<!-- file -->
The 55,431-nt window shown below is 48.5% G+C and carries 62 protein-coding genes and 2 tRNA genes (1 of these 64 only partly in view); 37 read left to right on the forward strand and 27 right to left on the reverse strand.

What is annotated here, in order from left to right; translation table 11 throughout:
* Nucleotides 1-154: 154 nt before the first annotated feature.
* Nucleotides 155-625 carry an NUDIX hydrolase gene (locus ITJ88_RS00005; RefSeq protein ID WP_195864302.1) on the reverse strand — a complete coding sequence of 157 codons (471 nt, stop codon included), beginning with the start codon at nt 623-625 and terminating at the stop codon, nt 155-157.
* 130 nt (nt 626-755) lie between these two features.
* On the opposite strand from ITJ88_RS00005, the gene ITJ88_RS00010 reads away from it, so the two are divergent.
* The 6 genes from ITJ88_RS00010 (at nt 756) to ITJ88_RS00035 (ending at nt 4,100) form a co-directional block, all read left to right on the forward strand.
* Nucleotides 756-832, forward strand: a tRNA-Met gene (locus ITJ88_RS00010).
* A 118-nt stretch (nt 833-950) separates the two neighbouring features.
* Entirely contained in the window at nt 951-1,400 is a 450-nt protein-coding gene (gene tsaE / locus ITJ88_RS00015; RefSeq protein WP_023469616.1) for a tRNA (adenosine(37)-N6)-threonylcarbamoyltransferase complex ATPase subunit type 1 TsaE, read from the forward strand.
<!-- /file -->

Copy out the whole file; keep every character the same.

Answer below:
The 55,431-nt window shown below is 48.5% G+C and carries 62 protein-coding genes and 2 tRNA genes (1 of these 64 only partly in view); 37 read left to right on the forward strand and 27 right to left on the reverse strand.

What is annotated here, in order from left to right; translation table 11 throughout:
* Nucleotides 1-154: 154 nt before the first annotated feature.
* Nucleotides 155-625 carry an NUDIX hydrolase gene (locus ITJ88_RS00005; RefSeq protein ID WP_195864302.1) on the reverse strand — a complete coding sequence of 157 codons (471 nt, stop codon included), beginning with the start codon at nt 623-625 and terminating at the stop codon, nt 155-157.
* 130 nt (nt 626-755) lie between these two features.
* On the opposite strand from ITJ88_RS00005, the gene ITJ88_RS00010 reads away from it, so the two are divergent.
* The 6 genes from ITJ88_RS00010 (at nt 756) to ITJ88_RS00035 (ending at nt 4,100) form a co-directional block, all read left to right on the forward strand.
* Nucleotides 756-832, forward strand: a tRNA-Met gene (locus ITJ88_RS00010).
* A 118-nt stretch (nt 833-950) separates the two neighbouring features.
* Entirely contained in the window at nt 951-1,400 is a 450-nt protein-coding gene (gene tsaE / locus ITJ88_RS00015; RefSeq protein WP_023469616.1) for a tRNA (adenosine(37)-N6)-threonylcarbamoyltransferase complex ATPase subunit type 1 TsaE, read from the forward strand.